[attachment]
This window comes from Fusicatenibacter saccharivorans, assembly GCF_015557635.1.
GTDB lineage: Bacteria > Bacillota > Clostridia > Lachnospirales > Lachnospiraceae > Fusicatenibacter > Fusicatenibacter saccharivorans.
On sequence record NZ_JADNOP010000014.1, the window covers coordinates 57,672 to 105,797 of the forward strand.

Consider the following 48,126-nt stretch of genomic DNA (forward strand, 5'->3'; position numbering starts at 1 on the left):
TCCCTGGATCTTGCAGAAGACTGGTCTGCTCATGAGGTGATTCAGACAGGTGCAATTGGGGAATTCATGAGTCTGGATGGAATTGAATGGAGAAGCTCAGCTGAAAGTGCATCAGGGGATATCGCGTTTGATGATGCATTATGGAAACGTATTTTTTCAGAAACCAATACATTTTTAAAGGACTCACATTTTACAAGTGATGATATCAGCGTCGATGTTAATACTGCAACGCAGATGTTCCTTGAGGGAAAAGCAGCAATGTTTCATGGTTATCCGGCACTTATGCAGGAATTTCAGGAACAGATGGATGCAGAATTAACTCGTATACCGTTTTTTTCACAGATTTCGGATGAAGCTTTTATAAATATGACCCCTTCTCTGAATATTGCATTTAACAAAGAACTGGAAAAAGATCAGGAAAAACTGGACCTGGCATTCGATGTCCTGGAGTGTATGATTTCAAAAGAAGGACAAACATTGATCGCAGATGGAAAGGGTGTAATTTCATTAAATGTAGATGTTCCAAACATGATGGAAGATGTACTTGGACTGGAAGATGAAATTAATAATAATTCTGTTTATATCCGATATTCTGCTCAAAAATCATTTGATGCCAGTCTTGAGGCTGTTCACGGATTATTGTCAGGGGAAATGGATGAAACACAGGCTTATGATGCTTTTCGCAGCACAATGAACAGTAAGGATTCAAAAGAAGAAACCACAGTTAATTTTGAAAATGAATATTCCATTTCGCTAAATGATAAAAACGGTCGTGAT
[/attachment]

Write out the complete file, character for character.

This window comes from Fusicatenibacter saccharivorans, assembly GCF_015557635.1.
GTDB lineage: Bacteria > Bacillota > Clostridia > Lachnospirales > Lachnospiraceae > Fusicatenibacter > Fusicatenibacter saccharivorans.
On sequence record NZ_JADNOP010000014.1, the window covers coordinates 57,672 to 105,797 of the forward strand.

Consider the following 48,126-nt stretch of genomic DNA (forward strand, 5'->3'; position numbering starts at 1 on the left):
TCCCTGGATCTTGCAGAAGACTGGTCTGCTCATGAGGTGATTCAGACAGGTGCAATTGGGGAATTCATGAGTCTGGATGGAATTGAATGGAGAAGCTCAGCTGAAAGTGCATCAGGGGATATCGCGTTTGATGATGCATTATGGAAACGTATTTTTTCAGAAACCAATACATTTTTAAAGGACTCACATTTTACAAGTGATGATATCAGCGTCGATGTTAATACTGCAACGCAGATGTTCCTTGAGGGAAAAGCAGCAATGTTTCATGGTTATCCGGCACTTATGCAGGAATTTCAGGAACAGATGGATGCAGAATTAACTCGTATACCGTTTTTTTCACAGATTTCGGATGAAGCTTTTATAAATATGACCCCTTCTCTGAATATTGCATTTAACAAAGAACTGGAAAAAGATCAGGAAAAACTGGACCTGGCATTCGATGTCCTGGAGTGTATGATTTCAAAAGAAGGACAAACATTGATCGCAGATGGAAAGGGTGTAATTTCATTAAATGTAGATGTTCCAAACATGATGGAAGATGTACTTGGACTGGAAGATGAAATTAATAATAATTCTGTTTATATCCGATATTCTGCTCAAAAATCATTTGATGCCAGTCTTGAGGCTGTTCACGGATTATTGTCAGGGGAAATGGATGAAACACAGGCTTATGATGCTTTTCGCAGCACAATGAACAGTAAGGATTCAAAAGAAGAAACCACAGTTAATTTTGAAAATGAATATTCCATTTCGCTAAATGATAAAAACGGTCGTGAT